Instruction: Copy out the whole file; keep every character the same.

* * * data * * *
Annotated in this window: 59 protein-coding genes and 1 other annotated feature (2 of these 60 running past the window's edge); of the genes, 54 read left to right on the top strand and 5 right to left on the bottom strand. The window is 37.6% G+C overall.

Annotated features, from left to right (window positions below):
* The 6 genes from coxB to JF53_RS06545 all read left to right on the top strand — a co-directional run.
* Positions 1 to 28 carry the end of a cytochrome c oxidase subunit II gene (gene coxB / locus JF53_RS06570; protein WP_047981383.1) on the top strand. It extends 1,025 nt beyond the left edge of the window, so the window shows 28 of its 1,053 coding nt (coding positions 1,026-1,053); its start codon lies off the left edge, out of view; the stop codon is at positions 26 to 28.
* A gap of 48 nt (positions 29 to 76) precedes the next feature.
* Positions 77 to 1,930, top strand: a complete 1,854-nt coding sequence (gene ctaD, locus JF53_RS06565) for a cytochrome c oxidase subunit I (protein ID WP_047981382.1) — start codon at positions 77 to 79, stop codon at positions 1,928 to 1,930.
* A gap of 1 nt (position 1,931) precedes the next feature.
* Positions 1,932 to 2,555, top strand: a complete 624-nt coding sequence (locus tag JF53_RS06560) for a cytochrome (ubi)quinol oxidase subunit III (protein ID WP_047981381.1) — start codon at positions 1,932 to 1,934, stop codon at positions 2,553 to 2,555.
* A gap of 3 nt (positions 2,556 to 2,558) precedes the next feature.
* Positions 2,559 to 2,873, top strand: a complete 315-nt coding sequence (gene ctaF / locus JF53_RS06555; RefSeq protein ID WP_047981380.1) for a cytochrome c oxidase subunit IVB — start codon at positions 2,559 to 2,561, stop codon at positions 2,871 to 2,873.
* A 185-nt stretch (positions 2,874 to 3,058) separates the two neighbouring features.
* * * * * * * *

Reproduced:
Annotated in this window: 59 protein-coding genes and 1 other annotated feature (2 of these 60 running past the window's edge); of the genes, 54 read left to right on the top strand and 5 right to left on the bottom strand. The window is 37.6% G+C overall.

Annotated features, from left to right (window positions below):
* The 6 genes from coxB to JF53_RS06545 all read left to right on the top strand — a co-directional run.
* Positions 1 to 28 carry the end of a cytochrome c oxidase subunit II gene (gene coxB / locus JF53_RS06570; protein WP_047981383.1) on the top strand. It extends 1,025 nt beyond the left edge of the window, so the window shows 28 of its 1,053 coding nt (coding positions 1,026-1,053); its start codon lies off the left edge, out of view; the stop codon is at positions 26 to 28.
* A gap of 48 nt (positions 29 to 76) precedes the next feature.
* Positions 77 to 1,930, top strand: a complete 1,854-nt coding sequence (gene ctaD, locus JF53_RS06565) for a cytochrome c oxidase subunit I (protein ID WP_047981382.1) — start codon at positions 77 to 79, stop codon at positions 1,928 to 1,930.
* A gap of 1 nt (position 1,931) precedes the next feature.
* Positions 1,932 to 2,555, top strand: a complete 624-nt coding sequence (locus tag JF53_RS06560) for a cytochrome (ubi)quinol oxidase subunit III (protein ID WP_047981381.1) — start codon at positions 1,932 to 1,934, stop codon at positions 2,553 to 2,555.
* A gap of 3 nt (positions 2,556 to 2,558) precedes the next feature.
* Positions 2,559 to 2,873, top strand: a complete 315-nt coding sequence (gene ctaF / locus JF53_RS06555; RefSeq protein ID WP_047981380.1) for a cytochrome c oxidase subunit IVB — start codon at positions 2,559 to 2,561, stop codon at positions 2,871 to 2,873.
* A 185-nt stretch (positions 2,874 to 3,058) separates the two neighbouring features.